J. H. A.

*Greece, Ancient and Modern: Lectures delivered before the Lowell Institute. By C. C. FELTON, LL.D., late President of Harvard University. Boston: Ticknor & Fields. 8vo, 2 vols.


The French Manual: a New, Simple, Concise, and Easy Method of acquiring a Conversational Knowledge of the French Language; including a Dictionary of over Ten Thousand Words. By M. Alfred Havet. 12mo. pp. 300.

Joseph II. and his Court: An Historical Novel. By L. Mühlbach. Translated from the German by Adelaide De V. Chaudron. Illustrated. 8vo. pp. 343. New York: D. Appleton & Co.

Lectures and Annual Reports on Education. By Horace Mann. 8vo. pp. 571. Cambridge: Printed for the Editor.

Thoughts Selected from the Writings of Horace Mann. Boston: H. B. Fuller & Co. 16mo. pp. 240. (Compact and handsome, skilfully exhibiting much of what is most characteristic in the thought and style of the writer.)

The Posthumous Papers of the Pickwick Club. By Charles Dickens. With original Illustrations by S. Eytinge, jr. Boston: Ticknor & Fields. 16mo. pp. 464. (Diamond edition.)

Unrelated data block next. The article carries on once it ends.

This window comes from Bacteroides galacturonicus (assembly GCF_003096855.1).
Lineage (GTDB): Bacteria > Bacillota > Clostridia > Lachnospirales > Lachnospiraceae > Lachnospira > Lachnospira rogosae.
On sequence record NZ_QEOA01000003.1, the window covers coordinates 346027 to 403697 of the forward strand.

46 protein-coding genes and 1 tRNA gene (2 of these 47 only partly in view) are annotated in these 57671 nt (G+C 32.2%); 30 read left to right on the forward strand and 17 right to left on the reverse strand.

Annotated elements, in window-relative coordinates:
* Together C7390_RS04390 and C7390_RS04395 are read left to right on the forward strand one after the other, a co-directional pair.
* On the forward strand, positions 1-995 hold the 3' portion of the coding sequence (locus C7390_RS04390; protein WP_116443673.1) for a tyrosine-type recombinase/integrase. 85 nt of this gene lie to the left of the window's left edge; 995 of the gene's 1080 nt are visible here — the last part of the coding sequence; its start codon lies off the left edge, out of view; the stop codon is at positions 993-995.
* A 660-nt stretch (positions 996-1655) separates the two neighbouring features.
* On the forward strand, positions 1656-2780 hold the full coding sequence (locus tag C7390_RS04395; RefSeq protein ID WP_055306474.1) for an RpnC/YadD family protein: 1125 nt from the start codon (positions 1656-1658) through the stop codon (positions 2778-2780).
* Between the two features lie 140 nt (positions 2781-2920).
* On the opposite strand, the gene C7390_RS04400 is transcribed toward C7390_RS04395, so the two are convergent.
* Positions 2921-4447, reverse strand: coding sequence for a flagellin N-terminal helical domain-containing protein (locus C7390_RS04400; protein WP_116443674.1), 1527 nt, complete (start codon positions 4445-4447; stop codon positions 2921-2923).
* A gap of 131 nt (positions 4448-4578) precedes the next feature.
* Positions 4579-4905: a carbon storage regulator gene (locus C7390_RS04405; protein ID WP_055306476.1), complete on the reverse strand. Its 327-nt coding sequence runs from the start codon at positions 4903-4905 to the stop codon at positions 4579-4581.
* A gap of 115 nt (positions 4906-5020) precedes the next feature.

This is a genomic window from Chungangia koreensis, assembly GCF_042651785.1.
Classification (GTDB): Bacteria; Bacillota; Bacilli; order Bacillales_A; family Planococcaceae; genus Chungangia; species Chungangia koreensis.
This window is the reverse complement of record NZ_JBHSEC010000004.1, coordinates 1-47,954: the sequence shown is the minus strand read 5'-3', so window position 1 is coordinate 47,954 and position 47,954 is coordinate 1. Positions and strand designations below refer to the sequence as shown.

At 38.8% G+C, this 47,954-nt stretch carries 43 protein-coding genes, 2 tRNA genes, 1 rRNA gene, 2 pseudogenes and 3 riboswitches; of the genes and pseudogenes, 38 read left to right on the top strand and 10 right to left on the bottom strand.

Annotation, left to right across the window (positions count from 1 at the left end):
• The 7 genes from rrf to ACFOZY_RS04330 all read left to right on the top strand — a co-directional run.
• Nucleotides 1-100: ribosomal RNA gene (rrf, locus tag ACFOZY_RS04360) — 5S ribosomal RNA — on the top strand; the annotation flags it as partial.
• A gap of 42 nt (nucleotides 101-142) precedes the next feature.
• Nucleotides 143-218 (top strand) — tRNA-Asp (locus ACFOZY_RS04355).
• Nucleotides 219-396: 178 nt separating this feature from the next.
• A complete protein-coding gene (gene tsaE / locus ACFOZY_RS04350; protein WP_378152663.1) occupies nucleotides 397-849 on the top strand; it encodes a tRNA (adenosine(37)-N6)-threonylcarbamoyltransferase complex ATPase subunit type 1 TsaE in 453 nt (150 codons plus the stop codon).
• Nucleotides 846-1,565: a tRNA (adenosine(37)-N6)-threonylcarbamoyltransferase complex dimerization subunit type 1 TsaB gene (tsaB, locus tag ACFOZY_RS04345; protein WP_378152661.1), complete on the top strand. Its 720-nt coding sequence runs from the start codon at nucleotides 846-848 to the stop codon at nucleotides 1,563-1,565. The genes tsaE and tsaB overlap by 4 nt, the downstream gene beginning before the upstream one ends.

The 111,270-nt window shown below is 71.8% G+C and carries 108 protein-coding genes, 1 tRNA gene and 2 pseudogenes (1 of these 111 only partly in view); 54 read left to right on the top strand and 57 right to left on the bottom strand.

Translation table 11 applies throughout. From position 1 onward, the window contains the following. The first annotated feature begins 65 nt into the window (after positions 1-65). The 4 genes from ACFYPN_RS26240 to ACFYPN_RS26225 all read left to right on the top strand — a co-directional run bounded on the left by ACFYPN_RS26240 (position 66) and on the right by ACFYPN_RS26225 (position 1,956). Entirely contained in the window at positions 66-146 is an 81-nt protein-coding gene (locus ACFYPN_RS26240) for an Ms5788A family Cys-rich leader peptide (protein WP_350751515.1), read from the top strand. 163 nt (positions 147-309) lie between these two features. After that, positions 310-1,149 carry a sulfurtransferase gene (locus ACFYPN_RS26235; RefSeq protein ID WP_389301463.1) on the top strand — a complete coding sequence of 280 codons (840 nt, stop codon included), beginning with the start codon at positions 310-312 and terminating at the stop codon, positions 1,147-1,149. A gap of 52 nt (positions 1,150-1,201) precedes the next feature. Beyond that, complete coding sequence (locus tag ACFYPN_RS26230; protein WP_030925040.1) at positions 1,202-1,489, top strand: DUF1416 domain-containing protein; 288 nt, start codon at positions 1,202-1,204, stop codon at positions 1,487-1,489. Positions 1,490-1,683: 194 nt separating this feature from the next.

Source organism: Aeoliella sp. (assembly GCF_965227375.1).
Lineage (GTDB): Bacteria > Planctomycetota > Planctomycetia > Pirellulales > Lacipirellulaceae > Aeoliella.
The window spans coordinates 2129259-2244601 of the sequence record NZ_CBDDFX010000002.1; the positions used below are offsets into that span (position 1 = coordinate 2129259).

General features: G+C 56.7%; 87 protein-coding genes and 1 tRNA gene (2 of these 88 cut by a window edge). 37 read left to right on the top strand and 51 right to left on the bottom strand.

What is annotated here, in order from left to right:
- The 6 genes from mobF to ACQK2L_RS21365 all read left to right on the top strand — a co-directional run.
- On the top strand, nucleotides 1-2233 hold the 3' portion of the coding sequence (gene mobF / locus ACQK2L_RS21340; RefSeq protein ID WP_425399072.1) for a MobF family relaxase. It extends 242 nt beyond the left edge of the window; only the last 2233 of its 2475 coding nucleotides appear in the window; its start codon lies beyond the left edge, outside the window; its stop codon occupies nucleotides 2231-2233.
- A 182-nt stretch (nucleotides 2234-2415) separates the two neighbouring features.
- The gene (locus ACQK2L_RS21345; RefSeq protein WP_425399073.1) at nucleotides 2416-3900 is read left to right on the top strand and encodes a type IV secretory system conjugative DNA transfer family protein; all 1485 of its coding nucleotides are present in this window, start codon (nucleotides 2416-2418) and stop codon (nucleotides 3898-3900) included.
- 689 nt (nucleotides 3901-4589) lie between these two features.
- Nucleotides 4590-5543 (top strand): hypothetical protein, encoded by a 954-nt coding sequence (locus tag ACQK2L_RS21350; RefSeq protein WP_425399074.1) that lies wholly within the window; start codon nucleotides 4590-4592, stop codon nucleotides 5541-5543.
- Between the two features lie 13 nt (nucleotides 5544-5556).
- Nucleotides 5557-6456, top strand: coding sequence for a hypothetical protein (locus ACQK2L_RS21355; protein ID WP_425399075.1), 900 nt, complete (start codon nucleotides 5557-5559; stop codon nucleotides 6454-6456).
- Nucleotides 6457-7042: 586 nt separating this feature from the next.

The Works of the Right Honorable Edmund Burke. Revised edition. Boston: Little & Brown. Vol. XI. pp. 445. (Containing Report and Speeches on the Impeachment of Warren Hastings.)

The American Conflict: a History of the Great Rebellion of the United States of America, 1860-65. By Horace Greeley. Hartford: O. D. Case & Co. Vol. II. 8vo. pp. 872.

Whom do you Worship? A Popular Treatise on Reasonable Religion. By Henry A. Abraham. 12mo. pp. 44. New York: James Miller.

The Claverings. A Novel. By Anthony Trollope. Illustrated. pp. 211. Two Marriages. By the Author of " John Halifax, Gentleman." 12mo. pp. 301.

Bernthal; or, The Son's Revenge. From the German of L. Mühlbach. 8vo. pp. 96.

American Leaves. Familiar Notes of Thought and Life. By Samuel Osgood. 12mo. pp. 380.

Annals of a Quiet Neighborhood.

By George MacDonald, M.A.

Author of "David Elginbrod." 12mo. pp. 381.

Kissing the Rod. By Edward Yates.

Rachel's Secret. By the Author of

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The Master of Marton."

Lizzie Norton of Greyrigg. By E. Lynn Linton.

Cradock Nowell: A Tale of the New Forest. By Richard Doddridge Blackmore. 8vo. pp. 218. New York: Harper & Brothers.

The Women of The Gospels. The Three Wakings, and other Poems. By the Author of "The Schönberg-Cotta Family." 12mo. pp. 275. The Brownings: A Tale of the Great Rebellion. 16mo. pp. 310.